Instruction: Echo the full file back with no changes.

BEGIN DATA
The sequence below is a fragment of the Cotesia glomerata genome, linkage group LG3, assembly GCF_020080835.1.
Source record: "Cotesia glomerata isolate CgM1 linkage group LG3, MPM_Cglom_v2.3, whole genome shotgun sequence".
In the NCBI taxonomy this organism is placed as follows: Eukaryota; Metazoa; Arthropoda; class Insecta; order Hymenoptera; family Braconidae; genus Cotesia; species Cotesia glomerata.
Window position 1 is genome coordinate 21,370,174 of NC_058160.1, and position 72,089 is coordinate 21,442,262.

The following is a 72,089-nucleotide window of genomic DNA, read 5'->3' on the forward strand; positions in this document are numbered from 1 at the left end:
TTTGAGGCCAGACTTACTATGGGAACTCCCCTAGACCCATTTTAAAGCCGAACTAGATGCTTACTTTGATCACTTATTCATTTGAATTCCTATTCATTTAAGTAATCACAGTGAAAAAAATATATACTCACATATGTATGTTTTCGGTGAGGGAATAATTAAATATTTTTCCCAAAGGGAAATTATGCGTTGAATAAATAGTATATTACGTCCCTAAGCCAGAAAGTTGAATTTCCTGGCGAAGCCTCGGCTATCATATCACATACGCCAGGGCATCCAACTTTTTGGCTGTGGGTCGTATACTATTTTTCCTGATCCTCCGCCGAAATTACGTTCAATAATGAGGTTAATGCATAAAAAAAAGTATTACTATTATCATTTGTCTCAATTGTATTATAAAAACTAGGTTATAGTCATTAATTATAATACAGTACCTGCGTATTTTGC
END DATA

The sequence below is a fragment of the Cotesia glomerata genome, linkage group LG3, assembly GCF_020080835.1.
Source record: "Cotesia glomerata isolate CgM1 linkage group LG3, MPM_Cglom_v2.3, whole genome shotgun sequence".
In the NCBI taxonomy this organism is placed as follows: Eukaryota; Metazoa; Arthropoda; class Insecta; order Hymenoptera; family Braconidae; genus Cotesia; species Cotesia glomerata.
Window position 1 is genome coordinate 21,370,174 of NC_058160.1, and position 72,089 is coordinate 21,442,262.

The following is a 72,089-nucleotide window of genomic DNA, read 5'->3' on the forward strand; positions in this document are numbered from 1 at the left end:
TTTGAGGCCAGACTTACTATGGGAACTCCCCTAGACCCATTTTAAAGCCGAACTAGATGCTTACTTTGATCACTTATTCATTTGAATTCCTATTCATTTAAGTAATCACAGTGAAAAAAATATATACTCACATATGTATGTTTTCGGTGAGGGAATAATTAAATATTTTTCCCAAAGGGAAATTATGCGTTGAATAAATAGTATATTACGTCCCTAAGCCAGAAAGTTGAATTTCCTGGCGAAGCCTCGGCTATCATATCACATACGCCAGGGCATCCAACTTTTTGGCTGTGGGTCGTATACTATTTTTCCTGATCCTCCGCCGAAATTACGTTCAATAATGAGGTTAATGCATAAAAAAAAGTATTACTATTATCATTTGTCTCAATTGTATTATAAAAACTAGGTTATAGTCATTAATTATAATACAGTACCTGCGTATTTTGC